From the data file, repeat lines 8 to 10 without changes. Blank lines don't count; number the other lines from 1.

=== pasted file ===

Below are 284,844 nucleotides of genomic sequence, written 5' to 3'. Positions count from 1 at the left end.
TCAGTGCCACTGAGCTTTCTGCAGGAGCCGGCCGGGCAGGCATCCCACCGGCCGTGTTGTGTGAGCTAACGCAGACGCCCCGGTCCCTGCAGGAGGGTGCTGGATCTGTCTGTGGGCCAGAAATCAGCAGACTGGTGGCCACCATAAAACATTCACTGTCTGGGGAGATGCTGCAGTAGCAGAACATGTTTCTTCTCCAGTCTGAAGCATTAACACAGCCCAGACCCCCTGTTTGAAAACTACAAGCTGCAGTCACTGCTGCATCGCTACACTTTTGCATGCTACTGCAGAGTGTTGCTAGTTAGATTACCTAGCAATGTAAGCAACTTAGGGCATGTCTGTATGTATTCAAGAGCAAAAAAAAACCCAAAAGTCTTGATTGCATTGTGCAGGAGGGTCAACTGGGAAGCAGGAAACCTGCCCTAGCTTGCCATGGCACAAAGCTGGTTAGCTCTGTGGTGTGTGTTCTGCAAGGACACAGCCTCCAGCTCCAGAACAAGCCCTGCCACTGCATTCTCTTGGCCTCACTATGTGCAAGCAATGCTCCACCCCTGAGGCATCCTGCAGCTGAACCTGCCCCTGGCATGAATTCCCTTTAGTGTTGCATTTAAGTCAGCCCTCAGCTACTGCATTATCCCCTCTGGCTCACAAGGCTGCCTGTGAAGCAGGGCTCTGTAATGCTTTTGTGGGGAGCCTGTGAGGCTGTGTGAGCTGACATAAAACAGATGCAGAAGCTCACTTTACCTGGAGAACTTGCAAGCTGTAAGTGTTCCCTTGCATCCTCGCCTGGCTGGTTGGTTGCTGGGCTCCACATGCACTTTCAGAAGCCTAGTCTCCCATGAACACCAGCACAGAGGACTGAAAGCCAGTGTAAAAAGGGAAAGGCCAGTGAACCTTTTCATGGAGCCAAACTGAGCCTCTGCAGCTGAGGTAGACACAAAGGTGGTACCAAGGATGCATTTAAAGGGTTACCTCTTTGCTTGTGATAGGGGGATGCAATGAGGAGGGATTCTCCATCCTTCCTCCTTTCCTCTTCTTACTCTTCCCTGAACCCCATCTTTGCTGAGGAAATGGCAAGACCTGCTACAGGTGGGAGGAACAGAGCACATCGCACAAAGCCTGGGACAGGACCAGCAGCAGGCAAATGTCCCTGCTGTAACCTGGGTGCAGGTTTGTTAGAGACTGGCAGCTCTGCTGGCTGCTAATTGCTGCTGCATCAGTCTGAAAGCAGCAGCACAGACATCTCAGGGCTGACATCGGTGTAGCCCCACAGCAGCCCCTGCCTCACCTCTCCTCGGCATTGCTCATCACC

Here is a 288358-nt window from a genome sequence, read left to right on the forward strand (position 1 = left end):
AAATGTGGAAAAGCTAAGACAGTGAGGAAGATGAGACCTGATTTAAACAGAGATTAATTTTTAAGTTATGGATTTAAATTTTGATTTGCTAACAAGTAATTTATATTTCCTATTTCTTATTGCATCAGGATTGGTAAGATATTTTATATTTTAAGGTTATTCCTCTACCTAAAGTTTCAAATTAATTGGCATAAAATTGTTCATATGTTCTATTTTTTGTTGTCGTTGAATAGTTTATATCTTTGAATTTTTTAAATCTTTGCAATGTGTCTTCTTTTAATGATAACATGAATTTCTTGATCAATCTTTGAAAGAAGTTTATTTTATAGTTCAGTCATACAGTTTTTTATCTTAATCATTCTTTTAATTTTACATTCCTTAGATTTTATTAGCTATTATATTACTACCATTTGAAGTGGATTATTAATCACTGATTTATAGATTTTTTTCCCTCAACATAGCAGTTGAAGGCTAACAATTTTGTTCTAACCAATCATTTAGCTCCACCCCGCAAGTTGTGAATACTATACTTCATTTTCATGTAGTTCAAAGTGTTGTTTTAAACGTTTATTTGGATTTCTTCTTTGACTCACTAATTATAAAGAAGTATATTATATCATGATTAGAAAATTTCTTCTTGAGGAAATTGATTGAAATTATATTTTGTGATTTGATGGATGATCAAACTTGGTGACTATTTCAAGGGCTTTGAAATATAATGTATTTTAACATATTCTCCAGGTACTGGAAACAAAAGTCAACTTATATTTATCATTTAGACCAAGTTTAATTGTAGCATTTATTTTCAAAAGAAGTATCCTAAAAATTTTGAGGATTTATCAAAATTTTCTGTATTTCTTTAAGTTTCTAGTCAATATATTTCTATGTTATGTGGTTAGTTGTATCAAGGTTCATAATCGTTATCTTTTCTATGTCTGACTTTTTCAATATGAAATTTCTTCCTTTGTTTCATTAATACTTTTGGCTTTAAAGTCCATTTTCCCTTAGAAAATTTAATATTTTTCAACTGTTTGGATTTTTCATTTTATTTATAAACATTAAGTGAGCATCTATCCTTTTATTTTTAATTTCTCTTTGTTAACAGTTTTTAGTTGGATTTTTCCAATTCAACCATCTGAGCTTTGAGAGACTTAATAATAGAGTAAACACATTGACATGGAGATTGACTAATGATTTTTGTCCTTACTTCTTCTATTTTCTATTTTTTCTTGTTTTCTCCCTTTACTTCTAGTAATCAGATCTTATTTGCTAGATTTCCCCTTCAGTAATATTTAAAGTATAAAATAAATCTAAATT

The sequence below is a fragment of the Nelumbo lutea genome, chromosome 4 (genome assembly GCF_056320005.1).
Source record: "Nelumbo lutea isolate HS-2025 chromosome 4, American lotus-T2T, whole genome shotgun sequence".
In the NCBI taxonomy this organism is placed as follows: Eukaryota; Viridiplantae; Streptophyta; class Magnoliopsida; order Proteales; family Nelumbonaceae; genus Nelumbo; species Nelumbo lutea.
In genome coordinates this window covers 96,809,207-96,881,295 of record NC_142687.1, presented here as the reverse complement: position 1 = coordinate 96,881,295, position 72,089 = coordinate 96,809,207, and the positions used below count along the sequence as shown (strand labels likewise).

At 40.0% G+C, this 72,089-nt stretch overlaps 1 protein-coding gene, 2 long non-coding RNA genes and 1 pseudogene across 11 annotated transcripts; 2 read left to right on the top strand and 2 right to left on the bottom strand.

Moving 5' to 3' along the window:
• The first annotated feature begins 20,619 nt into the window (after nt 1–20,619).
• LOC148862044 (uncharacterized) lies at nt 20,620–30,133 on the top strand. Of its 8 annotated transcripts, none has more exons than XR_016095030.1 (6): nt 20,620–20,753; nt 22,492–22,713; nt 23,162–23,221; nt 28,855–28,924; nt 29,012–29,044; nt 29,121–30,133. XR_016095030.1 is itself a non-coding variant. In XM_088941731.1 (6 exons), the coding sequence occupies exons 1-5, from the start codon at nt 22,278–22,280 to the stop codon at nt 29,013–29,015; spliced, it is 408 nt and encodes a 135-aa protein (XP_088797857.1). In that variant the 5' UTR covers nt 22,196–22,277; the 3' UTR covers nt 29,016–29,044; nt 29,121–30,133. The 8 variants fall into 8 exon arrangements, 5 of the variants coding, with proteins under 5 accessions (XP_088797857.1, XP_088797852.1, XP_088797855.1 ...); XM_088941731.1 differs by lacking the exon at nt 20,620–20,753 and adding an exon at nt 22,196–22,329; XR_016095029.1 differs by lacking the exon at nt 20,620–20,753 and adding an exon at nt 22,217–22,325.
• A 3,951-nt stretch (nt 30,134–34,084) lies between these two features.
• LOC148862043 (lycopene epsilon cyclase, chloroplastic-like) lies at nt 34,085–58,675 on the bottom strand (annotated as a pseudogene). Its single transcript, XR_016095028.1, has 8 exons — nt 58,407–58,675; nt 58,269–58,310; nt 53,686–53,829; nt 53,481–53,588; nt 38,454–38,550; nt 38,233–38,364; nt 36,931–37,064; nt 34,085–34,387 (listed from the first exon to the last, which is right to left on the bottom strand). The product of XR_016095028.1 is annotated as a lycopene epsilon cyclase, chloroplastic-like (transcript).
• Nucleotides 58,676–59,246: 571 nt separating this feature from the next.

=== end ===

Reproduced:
In genome coordinates this window covers 96,809,207-96,881,295 of record NC_142687.1, presented here as the reverse complement: position 1 = coordinate 96,881,295, position 72,089 = coordinate 96,809,207, and the positions used below count along the sequence as shown (strand labels likewise).

At 40.0% G+C, this 72,089-nt stretch overlaps 1 protein-coding gene, 2 long non-coding RNA genes and 1 pseudogene across 11 annotated transcripts; 2 read left to right on the top strand and 2 right to left on the bottom strand.

Moving 5' to 3' along the window: